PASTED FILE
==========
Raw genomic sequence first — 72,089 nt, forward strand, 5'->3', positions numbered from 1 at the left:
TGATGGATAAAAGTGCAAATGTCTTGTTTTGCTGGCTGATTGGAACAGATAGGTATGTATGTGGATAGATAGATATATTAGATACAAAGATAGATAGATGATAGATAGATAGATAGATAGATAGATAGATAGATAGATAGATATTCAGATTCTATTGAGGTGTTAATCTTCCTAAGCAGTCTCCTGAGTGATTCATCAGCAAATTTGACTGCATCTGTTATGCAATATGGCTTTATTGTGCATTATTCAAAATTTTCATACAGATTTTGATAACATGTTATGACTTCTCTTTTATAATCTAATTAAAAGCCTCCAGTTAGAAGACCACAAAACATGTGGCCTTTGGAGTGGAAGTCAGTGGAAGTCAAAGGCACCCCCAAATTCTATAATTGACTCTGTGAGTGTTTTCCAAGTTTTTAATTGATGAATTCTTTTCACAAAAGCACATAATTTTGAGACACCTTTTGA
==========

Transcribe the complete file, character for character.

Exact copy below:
Raw genomic sequence first — 72,089 nt, forward strand, 5'->3', positions numbered from 1 at the left:
TGATGGATAAAAGTGCAAATGTCTTGTTTTGCTGGCTGATTGGAACAGATAGGTATGTATGTGGATAGATAGATATATTAGATACAAAGATAGATAGATGATAGATAGATAGATAGATAGATAGATAGATAGATAGATAGATATTCAGATTCTATTGAGGTGTTAATCTTCCTAAGCAGTCTCCTGAGTGATTCATCAGCAAATTTGACTGCATCTGTTATGCAATATGGCTTTATTGTGCATTATTCAAAATTTTCATACAGATTTTGATAACATGTTATGACTTCTCTTTTATAATCTAATTAAAAGCCTCCAGTTAGAAGACCACAAAACATGTGGCCTTTGGAGTGGAAGTCAGTGGAAGTCAAAGGCACCCCCAAATTCTATAATTGACTCTGTGAGTGTTTTCCAAGTTTTTAATTGATGAATTCTTTTCACAAAAGCACATAATTTTGAGACACCTTTTGA